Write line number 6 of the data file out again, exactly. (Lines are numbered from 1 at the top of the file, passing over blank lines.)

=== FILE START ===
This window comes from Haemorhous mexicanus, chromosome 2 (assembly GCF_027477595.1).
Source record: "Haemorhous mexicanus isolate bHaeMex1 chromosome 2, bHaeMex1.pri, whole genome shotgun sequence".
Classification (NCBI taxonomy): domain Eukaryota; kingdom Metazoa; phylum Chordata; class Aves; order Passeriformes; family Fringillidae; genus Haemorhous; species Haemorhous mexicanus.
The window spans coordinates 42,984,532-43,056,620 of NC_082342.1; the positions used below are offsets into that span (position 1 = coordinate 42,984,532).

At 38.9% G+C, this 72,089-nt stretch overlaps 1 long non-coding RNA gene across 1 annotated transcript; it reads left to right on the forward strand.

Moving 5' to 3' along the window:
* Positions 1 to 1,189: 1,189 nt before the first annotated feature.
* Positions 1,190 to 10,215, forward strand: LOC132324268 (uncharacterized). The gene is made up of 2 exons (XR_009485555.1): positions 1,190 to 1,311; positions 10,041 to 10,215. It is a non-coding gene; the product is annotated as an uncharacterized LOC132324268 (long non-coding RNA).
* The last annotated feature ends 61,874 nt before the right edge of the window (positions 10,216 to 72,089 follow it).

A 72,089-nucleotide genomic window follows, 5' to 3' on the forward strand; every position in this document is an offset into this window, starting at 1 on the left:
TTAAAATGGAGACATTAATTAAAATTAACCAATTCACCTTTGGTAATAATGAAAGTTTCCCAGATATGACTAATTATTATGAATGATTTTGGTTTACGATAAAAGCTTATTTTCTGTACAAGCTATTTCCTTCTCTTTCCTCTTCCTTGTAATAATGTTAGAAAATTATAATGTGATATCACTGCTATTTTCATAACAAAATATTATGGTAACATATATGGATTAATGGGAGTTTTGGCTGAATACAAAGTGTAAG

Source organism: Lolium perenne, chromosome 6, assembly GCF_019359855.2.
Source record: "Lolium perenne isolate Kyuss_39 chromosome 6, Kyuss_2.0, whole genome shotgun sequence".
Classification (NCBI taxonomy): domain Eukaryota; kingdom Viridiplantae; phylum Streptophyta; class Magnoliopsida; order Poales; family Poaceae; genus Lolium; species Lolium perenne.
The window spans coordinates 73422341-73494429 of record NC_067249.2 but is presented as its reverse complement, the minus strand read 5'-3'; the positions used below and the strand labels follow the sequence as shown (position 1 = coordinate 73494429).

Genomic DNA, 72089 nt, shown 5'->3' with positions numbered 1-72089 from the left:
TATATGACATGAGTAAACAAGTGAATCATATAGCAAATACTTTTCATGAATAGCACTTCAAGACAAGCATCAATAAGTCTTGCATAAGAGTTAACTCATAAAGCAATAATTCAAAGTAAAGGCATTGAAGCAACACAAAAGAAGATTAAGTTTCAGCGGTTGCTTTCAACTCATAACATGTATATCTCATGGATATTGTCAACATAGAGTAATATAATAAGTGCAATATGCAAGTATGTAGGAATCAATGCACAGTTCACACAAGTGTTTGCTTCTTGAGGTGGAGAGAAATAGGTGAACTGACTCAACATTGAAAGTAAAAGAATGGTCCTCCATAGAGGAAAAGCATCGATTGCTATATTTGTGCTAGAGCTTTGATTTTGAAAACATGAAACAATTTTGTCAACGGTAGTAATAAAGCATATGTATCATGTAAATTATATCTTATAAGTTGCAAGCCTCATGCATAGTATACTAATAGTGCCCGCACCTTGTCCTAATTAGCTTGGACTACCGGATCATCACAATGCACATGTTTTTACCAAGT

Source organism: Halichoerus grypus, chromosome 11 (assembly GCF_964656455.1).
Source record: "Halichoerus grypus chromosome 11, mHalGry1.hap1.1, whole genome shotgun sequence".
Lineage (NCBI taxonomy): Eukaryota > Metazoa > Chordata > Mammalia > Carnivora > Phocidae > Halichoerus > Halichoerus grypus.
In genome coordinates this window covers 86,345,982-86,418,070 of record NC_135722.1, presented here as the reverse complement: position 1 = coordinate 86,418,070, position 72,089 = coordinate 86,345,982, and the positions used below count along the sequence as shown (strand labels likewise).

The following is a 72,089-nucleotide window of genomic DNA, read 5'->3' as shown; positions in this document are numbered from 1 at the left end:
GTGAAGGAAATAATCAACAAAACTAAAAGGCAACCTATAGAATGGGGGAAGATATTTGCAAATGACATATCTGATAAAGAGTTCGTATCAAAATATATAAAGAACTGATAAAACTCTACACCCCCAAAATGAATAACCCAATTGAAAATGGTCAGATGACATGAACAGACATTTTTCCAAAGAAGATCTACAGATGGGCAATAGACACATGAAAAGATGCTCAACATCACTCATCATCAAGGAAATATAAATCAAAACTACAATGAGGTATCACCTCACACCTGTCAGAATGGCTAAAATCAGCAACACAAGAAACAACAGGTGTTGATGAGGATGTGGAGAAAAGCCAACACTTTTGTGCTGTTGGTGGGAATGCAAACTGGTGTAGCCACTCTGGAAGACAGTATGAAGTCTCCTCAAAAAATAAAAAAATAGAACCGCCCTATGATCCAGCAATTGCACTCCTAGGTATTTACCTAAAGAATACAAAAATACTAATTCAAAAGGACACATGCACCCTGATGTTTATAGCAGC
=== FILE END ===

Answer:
Moving 5' to 3' along the window: